to see ahead in the quick G/10 time control and be certain that Black's
threats are neutralized, as it turns out they are.} 24. Be7 Rh1+ 25. Kf2 Rxf1+
26. Kxf1 Qc1+ 27. Kf2 Qxb2+ 28. Qe2 {No more checks. This time White escapes
with the rook advantage.}) 21... Qf5 (21... Qf4 22. g3 $1 (22. Re7+ Kf8 23.
Qxg6 Qxh2+ 24. Kf2 Rf5+ 25. Ke3 Qf4+ 26. Kd3 Qe4+ 27. Kd2 Rf2+ 28. Kd1 Qe2+ 29.
Kc1 Rf1#) 22... Kxf7 23. gxf4 Kxf6 {Amazingly, this is Black's best response,
but it is difficult to willingly go down this path during a game when White is
still ahead.}) 22. Qa3 $1 {And even when Black has a full move, there is no
way he can stop the mate on e7. Usually my games were the last to finish
during the season -- it was nice to have a miniature for once and be among the
first to conclude.} 1-0[/pgn]
  I was delighted that the legacy of the league, as an initiative founded by female chess players, continued this season. The two top finishing teams had female captains, and two of the top individual finishers were women.
This season’s ladies of the league, from left to right: WIM Elina Cotler, GM Irina Krush, Alexandra Wiener, Anna Ginzburg, FM Alisa Melekhina, IM Rusa Goletiani, Ana Izoria
 The NYCCL closing ceremony wouldn’t be complete without a special side-event for the record-breaking turn-out of spectators. Although the matches are typically kept private to the competing teams and internal guests, we plan a few open events to encourage broader interest. Following on the GM blindfold simultaneous exhibition match and interactive presentations and beginner workshop earlier in the season, the finale featured even more chess stars. After the official match concluded, players and spectators were treated to a tandem match series, composed of teams of professional and amateur player pairs.  
How many familiar faces can you name? The tandem series included local guests GM Irina Krush, GM Mac Molner, GM Nico Checa, GM and attorney Michael Rohde, IM Hans Niemann and NM Alex Pelekhaty. NYCCL players participating included IM Rusa Goletiani, BAML co-captain Anna Ginzburg, Google captain Zack Goldberg, and Debevoise team members David Rock and Sebastian Ruiz.

Among the four teams of pairs, two of the pairs featured a strong combination of IMs and masters/experts. It was expected that one of these “balanced” teams would beat out the GM/amateur pairings, but these two teams (IM Rusa Goletiania/NM Alex Pelekhaty and IM Hans Neimann/Anna Ginzburg) ended up unable to make progress between themselves and tied. This paved the way for a play-off between the victorious pairs, leading to a face-off between GM Irina Krush and GM Mac Molner. Molner kindly returned for the closing ceremony after his stint as the featured GM for the opening ceremony where he faced two brave volunteers in a blindfold simultaneous exhibition match. This time, one of the former challengers Mac swiftly defeated in that blindfold simul, Debevoise’s own P. Sebastian Ruiz, got his revenge with the help of teammate GM Irina Krush.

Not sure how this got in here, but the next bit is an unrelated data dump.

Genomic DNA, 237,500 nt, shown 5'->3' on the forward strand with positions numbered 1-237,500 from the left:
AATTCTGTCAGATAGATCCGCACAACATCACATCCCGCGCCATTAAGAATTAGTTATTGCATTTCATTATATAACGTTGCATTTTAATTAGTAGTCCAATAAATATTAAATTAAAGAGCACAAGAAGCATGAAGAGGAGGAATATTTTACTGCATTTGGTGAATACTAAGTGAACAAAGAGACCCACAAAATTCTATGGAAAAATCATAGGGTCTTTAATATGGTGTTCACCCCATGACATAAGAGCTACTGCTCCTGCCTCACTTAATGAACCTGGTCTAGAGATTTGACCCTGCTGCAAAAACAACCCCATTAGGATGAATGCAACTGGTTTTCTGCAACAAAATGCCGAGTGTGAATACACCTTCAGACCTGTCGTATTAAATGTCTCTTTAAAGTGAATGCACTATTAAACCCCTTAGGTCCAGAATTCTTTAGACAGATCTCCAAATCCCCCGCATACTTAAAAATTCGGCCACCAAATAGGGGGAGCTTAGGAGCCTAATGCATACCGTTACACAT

GM Irina Krush and Sebastian Ruiz reign supreme as the NYCCL tandem team winners, boasting Debevoise S’well bottles for their efforts.
The Mac and Zack attack! GM Mac Molner and teammate Zack Goldberg (Google engineer and team captain) think of ways to make use of their swag from the tandem tournament. The top team name was a close call with “Rock and Rohde” at their heels.
The calm before the storm. A lot goes into each match, including catering and room set-up and post-match clean-up, and overseeing player & guest registrations, which are all expertly handled by Debevoise’s conference services, catering, and marketing departments.
About the New York City Corporate Chess League The NYCCL brings together chess players employed at various firms and corporations with offices in New York City.  The league is comprised of three-player teams; each player engages in a double match of G/10 + 3’ (once with white and black) during a single match. The season typically includes six total matches spanning two months.  Games are not rated, although players’ reported USCF and/or FIDE ratings are used for pairing purposes. All players participate in their personal capacity, and must all be employed by the same private entity to form a team. Teams are required to have at least five players (not necessarily) rated on their roster in order to ensure a full line-up each match. Membership and attendance is free, but is currently by invitation only. Debevoise & Plimpton LLP was the host of the 2018 and 2019 seasons. For more information, contact and *FM Alisa Melekhina is a World Team Championship gold medalist and long-time competitor in US open tournaments and women’s national and world team invitational events. She graduated from the University of Pennsylvania Law school in May 2014 and is currently practicing as a corporate litigation attorney in NYC. She previously wrote a popular CLO article on Balancing Law School and Chess.  


In reply to by anonymous_stub (not verified)

I would appreciate if the article will mention members of each team and maybe I know them and hope to join the team or at least support them.

In reply to by anonymous_stub (not verified)

Excellent article! Interesting that all this is not rated.

In reply to by anonymous_stub (not verified)

FABULOUS.. Way to go for The Alisa!.."My own view is that the more chess tourneys of any kind in places everywhere the better"-super grandmaster Peter Svidler/multiple times Russian national chess champion (2019) 'Chess should be everywhere" Rex Sinquefield (2018) Jude Acers/ New Orleans

In reply to by anonymous_stub (not verified)

[…] […]

In reply to by anonymous_stub (not verified)

[…] founded the Corporate Chess League in 2018 with Yuanling Yuan and Alex Wiener. Goldman-Sachs took down this year’s event, which was hosted for the second year in a row at Debevoise & Plimpton’s offices in […]